In previous articles, I’ve mentioned how lower quality USB cables can fall victim when exposed to extreme high and low temperatures, especially when they are left outside in your car. After going through a ton of them, my hands down favorite is this USB charging cable by Anker, as it is the first quality accessory after over a year of use to not fray, break, or stop working, even when leaving it in my car overnight through hot and freezing temperatures.
You know that tiny little piece that you plug into your device? Yes, the connector. It is small and fragile. This fragile piece of plastic and metal usually has several “teeth” that can be bent, or otherwise damaged. Once those teeth are not in pristine condition, the reliability of the cord goes right out of the window.
So, how can we keep our teeth straight? Basically, the same way we should be treating the other elements of the USB charger. If we are mindful of how we are inserting our plug, how we are storing it, and keeping it free of dirt and debris, we can prolong the life of the connectors, and in turn the USB charger.
The connector often has plastic elements to it, as well. Plastic can crack over time. If there is a plastic housing to your USB charger, you should continually check to see if it is still in good condition. If not, it is a good idea to replace it right away in order to reduce the risk of damaging any expensive devices that you’re charging from it.
When a USB charger starts to wear out, or show signs of damage, it will be easy to tell.
The signs may include visible things like crimping near the ends of the wiring. Crimping is a simple way to tell that the wires inside have become bent, or have snapped, and therefore are not straight anymore. The bent wires inside show outwardly in ways like wrinkled/crimped cords.
One major sign of a USB charger that is on its way out is a loose connection. When a charger is brand new, the connection between your device and the connectors will be snug and secure, without showing signs of any wiggle room. But when it’s worn out, the connector will be ineffective at staying in place due to damage.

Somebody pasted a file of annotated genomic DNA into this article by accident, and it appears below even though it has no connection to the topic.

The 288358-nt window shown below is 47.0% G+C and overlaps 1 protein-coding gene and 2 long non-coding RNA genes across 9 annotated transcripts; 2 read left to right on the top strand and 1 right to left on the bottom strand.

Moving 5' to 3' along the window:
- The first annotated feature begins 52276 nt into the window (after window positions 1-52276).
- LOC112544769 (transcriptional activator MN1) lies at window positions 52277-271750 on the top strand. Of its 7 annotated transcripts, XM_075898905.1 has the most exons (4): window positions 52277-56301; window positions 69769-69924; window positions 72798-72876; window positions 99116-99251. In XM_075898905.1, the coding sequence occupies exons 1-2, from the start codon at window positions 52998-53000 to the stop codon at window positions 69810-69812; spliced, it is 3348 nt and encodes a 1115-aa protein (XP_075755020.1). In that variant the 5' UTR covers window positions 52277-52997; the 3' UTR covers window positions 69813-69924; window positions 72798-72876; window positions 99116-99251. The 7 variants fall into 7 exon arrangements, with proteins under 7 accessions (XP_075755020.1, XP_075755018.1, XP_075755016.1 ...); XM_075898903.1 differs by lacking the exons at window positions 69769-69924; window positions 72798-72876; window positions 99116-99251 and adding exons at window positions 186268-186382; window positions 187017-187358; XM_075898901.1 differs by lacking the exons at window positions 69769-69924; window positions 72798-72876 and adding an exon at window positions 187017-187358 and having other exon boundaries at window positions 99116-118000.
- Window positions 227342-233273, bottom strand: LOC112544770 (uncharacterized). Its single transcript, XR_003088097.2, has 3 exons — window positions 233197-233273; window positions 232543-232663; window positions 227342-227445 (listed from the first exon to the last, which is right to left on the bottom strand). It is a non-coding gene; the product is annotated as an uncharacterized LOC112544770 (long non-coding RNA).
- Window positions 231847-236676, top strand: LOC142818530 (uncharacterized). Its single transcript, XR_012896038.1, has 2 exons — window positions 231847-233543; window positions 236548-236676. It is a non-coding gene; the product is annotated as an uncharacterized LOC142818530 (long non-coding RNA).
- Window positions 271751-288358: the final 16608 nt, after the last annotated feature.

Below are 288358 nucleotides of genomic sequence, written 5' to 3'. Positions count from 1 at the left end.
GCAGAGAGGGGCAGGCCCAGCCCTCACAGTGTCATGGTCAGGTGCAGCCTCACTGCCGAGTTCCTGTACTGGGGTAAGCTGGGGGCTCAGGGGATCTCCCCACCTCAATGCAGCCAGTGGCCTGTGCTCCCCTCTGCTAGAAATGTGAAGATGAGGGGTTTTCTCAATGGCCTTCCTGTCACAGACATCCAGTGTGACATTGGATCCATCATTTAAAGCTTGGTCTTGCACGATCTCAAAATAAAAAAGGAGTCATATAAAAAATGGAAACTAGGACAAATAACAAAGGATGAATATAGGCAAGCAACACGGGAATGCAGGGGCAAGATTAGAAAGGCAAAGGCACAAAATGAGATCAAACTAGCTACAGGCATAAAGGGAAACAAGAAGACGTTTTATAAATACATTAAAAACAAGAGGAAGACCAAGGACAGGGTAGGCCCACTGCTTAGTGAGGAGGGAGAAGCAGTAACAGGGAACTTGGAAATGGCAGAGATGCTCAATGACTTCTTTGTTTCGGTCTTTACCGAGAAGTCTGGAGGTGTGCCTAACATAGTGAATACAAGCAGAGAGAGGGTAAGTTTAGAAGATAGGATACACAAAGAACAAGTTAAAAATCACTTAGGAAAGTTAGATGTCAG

Other than a loose connection and wrinkled wiring, you should be able to diagnose a USB charger’s state by how efficiently it is doing its job. Is your device taking longer than usual to charge? Or perhaps it doesn’t seem to be charging at all; the little indicator light on your phone might turn on and off intermittently.
Before you take your device in for service, perhaps it’s time to buy a new charger and see if that is where the issue is coming from. When a USB charger is worn out it will start to give weak to no amount of charge for your device.
Solutions for a Worn-out USB Charger
Ok, so we know that our chargers realistically have an expected life span of a few months, right? If we are lucky enough, they may last a year, or two. We can buy the best charger that money can get us, and they still will not last the lifetime of the device they are meant for.
Thankfully there has been a cool little accessory invented that does a pretty good job at prolonging the life of the charger. If your main problem has always been crimping of cords due to bending or twisting of wiring you may already be familiar with this:
A “cord collar” is a stealth piece of plastic or rubber that slips over, or clips onto your cords at the neck where the wire meets the connectors. This genius invention gives the wiring extra support so that bending and twisting won’t damage the cord.
Another way we can make our chargers last longer is to store them properly. If you’re the kind of person that constantly chucks their charger into a bag full of stuff, or into their pocket, you know that it can easily get tangled up, knotted, bent, and even dirty. If you are mindful of how you store your power cords you can prevent these issues from arising.
USB chargers may be a dime a dozen, but that doesn’t mean we shouldn’t take care of our belongings. Sure, they are easy to come by, but why not prolong their life and save the Earth some plastic?